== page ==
When the Bristlebots were released back in 2007 by Evil Mad Scientist Laboratories, we all thought they were pretty cool. Apparently someone at Klutz did too. They have released a book, with the title “Invasion of the BristleBots”. The bots seem to be identical and the name is identical. There is no mention of Evil Mad Scientist Laboratories anywhere in it. [Phillip Torrone] has attempted to contact Klutz and the book publisher Scholastic directly to find out more information.
[Windell] and [Lenore] from EMSL had this to say:
“This is the first that I’ve heard of it. Frankly, I am a bit offended. Klutz makes some nice things, and I’m surprised that they wouldn’t have contacted us, asked permission, or at least given us credit. (Locomotion by ratcheting bristles isn’t remotely new — it occurs in nature — but the name ‘Bristlebot’ is surely ours, and I don’t know of any prior implementation with a toothbrush.)”
You probably know EMSL from their other projects such as the Peggy and Meggy jr. How would you feel if a project you did was published without credit? Would you care or not?
You probably saw [Phillip Torrone] and [Limor Fried]’s twittering Kill A Watt earlier this week. It was an entry in the Core77/Greener Gadgets Design Competition. We saw a little bit about how it was assembled, but now they’ve posted a full guide to assembling the hardware. Each Kill A Watt gets an XBee radio that transmits back to a receiver that logs the power usage. The difficult part when putting this design together was the XBee required 50mA when transmitting. This is well above the Kill A Watt’s internal power supply. They remedied this by adding a 10,000uF supercap to act as a rechargeable battery. The daily twittering is just a side-effect of the project. The Kill A Watts transmit every 2 seconds, so you’ll get a very accurate report of your power usage. This is a great project for renters who can’t permanently modify their power infrastructure. Each Kill A Watt can support quite a few appliances since they’re rated for 15A, ~1800W.
The team from Tech-On has taken the time to teardown two interesting microprojectors. The first model they tackled was the Optoma PK101. It’s based around a digital micromirror device (DMD) like those used in DLP. Separate high intensity red, green, and blue LEDs provide the light source. A fly-eye style lens reduces variations between images. They noted that both the LEDs and processors were tied directly to the chassis to dissipate heat.
The next projector was the 3M Co MPro110. It uses Liquid Crystal on Silicon (LCoS) technology. The light source is a single bright white LED. The projector seems to have more provisions for getting rid of heat than the previous one. The most interesting part was the resin polarizing beam splitter. It not only reflected specific polarizations, but also adjust the aspect ratio.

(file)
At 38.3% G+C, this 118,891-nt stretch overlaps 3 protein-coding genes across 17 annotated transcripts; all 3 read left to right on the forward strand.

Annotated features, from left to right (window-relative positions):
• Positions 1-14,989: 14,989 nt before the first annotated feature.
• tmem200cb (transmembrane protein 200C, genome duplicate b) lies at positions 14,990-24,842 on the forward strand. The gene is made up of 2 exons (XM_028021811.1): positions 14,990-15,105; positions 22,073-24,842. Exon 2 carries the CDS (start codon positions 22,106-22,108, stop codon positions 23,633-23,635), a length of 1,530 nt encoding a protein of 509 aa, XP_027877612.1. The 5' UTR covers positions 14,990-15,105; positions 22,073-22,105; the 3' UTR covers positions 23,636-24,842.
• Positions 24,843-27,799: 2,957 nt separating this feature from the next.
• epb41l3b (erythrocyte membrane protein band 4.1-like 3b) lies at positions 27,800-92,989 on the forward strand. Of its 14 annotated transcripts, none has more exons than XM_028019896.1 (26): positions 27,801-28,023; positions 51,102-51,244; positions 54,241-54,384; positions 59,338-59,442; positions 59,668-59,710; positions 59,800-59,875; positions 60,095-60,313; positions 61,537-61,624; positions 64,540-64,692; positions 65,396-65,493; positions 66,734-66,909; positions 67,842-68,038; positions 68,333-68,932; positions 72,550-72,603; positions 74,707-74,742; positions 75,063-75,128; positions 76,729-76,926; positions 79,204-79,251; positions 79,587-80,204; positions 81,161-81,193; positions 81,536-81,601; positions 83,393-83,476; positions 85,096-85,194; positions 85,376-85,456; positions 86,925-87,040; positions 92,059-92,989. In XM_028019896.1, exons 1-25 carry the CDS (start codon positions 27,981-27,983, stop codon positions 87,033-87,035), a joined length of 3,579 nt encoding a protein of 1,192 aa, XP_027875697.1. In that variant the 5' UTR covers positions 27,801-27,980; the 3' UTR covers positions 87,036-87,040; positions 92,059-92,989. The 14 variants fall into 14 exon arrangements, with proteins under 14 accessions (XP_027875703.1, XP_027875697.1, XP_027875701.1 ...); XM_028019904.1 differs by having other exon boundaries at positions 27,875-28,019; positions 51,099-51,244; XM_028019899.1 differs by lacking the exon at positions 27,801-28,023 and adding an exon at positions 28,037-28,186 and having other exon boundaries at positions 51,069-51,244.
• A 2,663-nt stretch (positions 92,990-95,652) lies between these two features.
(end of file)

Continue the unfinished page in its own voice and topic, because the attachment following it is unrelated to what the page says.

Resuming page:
Make’s television series will be premiering on public television across the US over the next couple days. If it’s not showing in your area, you aren’t out of luck. All of the segments from the first episode have already been published online at makezine.tv.
Embedded above is a short segment produced by Make about one of our most fundamental circuit components: the resistor. Although brief at just five minutes, it covers resistor basics and the historical development of Ohm’s law.
Make has assembled a buyers guide for the many different types of Arduino devices. The Arduino is an open hardware platform designed to make prototyping easily accessible. The design allows for other people to modify, expand, and improve on the base, and many people have started producing their own versions. The guide features a lot of the hardware we’ve covered in the past like the LilyPad, Arduino Pro, Sanguino, Duemilanove, Ethernet Shield, and Freeduino.
Out of the pack, the Seeeduino (pictured above) definitely caught our eye. It’s a low profile SMD design much like the Arduino Pro. They’ve taken advantage of the space saved by the SMD ATmega168 by adding more useful headers. In addition to the ICSP, you get the pins in UART order and an I2C header. Vcc is switch selectable for 3.3 or 5volts. The reset switch has been moved to the edge plus two additional ADC pins. Our favorite feature is the new spacing on the digital pins. Arduino digital pin headers have an inexplicable 160mil gap between the banks. The Seeeduino has the standard row for shield compatibility, but has an additional row spaced at standard 100mil spacing for use with protoboard. At $23.99, it’s competitively priced too.
Google just announced the release of SketchUp 7. SketchUp is a 3D modeling program with a fairly robust free version. They’ve added quite a few features and the one that caught our eye in particular was dynamic components. Dynamic components have behavior specific to the object. The example in the video above shows a staircase changing the number of steps as its height is increased instead of distorting the overall staircase shape. The new version also allows for interaction, so model properties change based on user actions.
Google has always encouraged sharing of objects created in SketchUp. Thingiverse launched today with a similar emphasis. The site is built to encourage the exchange of plans for physical objects. It supports many different file types from plain images, AutoCAD dxfs to Eagle schematics. Many of the designs already posted are made to be cut out by a laser cutter or built by a 3D printer.